Chapters 7 and 8

Chapters 7 and 8 - Midterm 3: Chapters 7 and 8 1. Primate...

Info iconThis preview shows pages 1–3. Sign up to view the full content.

View Full Document Right Arrow Icon
Midterm 3: Chapters 7 and 8 1. Primate Behavior a. Behavior-- product of interactions between genetic and environmental factors and shaped by the evolutionary process i. Behavioral ecology— study of interactions between genetic and environmental factors as agents of natural selection (are some traits favored?) ii. Plasticity— the capacity to change and adapt iii. In humans 1. most behavior is learned 2. behavior is effected by genetics (like hormones) b. Modes of Locomotion c. Dental Formula d. Social Living—influenced by food, habitat, and potential predators, only when benefits outweigh the costs i. Food 1. primates rely heavily on one type of diet (Specializations) 2. body size (related to energy and nutrient content): insectivores < frugivores < folivores ii. Habitat 1. Territory 2. Ranging Behavior 3. Core Areas 4. Species reliant on foods in small clumps tend to be protective iii. Predation 1. Small bodied species have more predators 2. Small tend to hide (passive) 3. large tend to monitor and mount counterattacks (active) iv. Costs for sociality: increased competition for everything 1. Costly especially for those who rely on small dispersed food items (bugs) 2. Costly especially for those who rely on passive (hiding) rather than active anti-predator strategies 3. v. Benefits for Sociality 1. Antipredator: a. dilution (less chance of it being you) b. detection (early warning signs) c. deterrence (swarm together) 2. Feeding Benefits (ex: good for frugivores, bad for insectivores) a. find scattered resource clumps b. defend resource clumps c. cooperative hunting 3. Benefit those who a. rely on food that occurs in clumps large enough to share b. rely on active predator strategies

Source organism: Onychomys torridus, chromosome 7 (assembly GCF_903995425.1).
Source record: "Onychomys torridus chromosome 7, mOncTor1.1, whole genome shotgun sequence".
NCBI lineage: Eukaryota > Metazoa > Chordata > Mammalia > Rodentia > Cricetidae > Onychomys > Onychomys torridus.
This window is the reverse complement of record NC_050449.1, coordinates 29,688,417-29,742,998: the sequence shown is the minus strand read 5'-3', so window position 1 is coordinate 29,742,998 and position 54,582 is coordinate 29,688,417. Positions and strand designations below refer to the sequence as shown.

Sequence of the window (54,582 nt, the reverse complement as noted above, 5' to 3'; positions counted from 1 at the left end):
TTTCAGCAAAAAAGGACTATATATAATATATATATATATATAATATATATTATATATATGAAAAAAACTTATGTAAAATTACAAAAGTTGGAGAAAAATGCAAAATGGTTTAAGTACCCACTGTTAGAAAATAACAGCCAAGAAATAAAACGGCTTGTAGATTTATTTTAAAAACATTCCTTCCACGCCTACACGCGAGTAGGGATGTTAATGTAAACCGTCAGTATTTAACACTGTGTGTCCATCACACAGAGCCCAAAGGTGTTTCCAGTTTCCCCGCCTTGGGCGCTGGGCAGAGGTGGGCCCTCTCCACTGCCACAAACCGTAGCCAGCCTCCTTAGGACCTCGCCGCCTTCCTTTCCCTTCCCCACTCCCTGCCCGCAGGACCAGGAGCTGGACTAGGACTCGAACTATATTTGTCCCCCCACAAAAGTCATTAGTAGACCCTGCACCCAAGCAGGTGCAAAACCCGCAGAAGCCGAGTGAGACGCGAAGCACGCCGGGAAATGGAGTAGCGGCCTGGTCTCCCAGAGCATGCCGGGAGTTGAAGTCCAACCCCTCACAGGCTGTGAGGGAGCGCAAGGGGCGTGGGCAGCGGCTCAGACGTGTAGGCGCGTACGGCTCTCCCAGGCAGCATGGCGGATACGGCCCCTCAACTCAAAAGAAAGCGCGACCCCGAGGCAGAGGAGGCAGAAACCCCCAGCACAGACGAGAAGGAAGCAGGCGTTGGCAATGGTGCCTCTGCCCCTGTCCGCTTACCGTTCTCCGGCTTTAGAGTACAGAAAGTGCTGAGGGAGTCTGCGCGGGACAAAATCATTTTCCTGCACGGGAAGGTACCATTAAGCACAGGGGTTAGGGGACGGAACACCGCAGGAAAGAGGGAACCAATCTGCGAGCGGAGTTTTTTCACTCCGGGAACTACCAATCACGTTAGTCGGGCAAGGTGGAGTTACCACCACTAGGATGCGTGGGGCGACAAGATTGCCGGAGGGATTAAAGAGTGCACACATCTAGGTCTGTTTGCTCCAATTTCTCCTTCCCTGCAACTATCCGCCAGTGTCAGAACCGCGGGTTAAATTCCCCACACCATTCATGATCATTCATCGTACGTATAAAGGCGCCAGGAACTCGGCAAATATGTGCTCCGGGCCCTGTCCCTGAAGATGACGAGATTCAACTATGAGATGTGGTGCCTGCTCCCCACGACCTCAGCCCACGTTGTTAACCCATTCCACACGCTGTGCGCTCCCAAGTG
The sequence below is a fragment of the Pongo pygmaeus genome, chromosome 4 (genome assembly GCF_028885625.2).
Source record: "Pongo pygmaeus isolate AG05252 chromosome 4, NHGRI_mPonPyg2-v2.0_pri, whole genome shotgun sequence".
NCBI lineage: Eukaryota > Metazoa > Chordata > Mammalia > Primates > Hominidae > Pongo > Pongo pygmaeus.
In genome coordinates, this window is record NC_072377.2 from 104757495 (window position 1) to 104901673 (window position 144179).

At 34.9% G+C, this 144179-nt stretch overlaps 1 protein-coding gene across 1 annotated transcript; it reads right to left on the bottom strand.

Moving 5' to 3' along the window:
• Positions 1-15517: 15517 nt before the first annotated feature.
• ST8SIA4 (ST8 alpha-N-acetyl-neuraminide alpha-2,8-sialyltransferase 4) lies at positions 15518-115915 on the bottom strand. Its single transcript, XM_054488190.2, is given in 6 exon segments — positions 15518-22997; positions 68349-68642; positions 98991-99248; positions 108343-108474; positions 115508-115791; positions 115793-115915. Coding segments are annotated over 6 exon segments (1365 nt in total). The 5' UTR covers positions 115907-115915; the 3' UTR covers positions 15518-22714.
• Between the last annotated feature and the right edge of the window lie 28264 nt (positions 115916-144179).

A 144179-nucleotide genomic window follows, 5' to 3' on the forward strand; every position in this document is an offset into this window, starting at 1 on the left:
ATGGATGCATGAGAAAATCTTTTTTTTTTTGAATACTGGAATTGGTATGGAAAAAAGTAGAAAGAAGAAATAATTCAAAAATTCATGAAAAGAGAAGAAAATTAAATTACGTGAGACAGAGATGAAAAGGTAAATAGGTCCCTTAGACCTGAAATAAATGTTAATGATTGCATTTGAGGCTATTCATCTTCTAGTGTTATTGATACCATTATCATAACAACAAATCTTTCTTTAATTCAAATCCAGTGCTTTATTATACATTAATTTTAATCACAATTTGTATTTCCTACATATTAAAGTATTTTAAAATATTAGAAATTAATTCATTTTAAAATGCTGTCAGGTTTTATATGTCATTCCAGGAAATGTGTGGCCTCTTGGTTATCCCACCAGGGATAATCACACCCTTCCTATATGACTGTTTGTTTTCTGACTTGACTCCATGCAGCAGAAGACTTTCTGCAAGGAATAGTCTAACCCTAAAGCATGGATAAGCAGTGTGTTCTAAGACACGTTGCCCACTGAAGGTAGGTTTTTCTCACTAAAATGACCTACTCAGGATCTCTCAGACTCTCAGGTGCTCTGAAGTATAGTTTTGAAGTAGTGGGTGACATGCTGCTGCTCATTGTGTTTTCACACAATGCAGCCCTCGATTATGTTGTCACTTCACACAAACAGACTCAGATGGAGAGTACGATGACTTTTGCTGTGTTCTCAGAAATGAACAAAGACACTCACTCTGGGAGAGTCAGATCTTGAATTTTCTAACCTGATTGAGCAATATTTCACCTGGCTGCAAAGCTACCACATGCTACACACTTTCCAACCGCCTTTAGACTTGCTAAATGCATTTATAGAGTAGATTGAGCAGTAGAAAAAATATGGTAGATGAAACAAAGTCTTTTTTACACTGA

Background image of page 1

Info iconThis preview has intentionally blurred sections. Sign up to view the full version.

View Full DocumentRight Arrow Icon
e. Sex and Reproduction i. k-selected— individuals produce relatively few offspring, but invest increased parental care ii. r-selected— large numbers of offspring, reduced parental care iii. Sexual Selection: favors traits that increase competitiveness for mates, operates on the sex that has to compete 1. Intersexual—traits that attract members of the opposite sex (ex peacocks)
Background image of page 2
Image of page 3
This is the end of the preview. Sign up to access the rest of the document.

Page1 / 6

Chapters 7 and 8 - Midterm 3: Chapters 7 and 8 1. Primate...

This preview shows document pages 1 - 3. Sign up to view the full document.

View Full Document Right Arrow Icon
Ask a homework question - tutors are online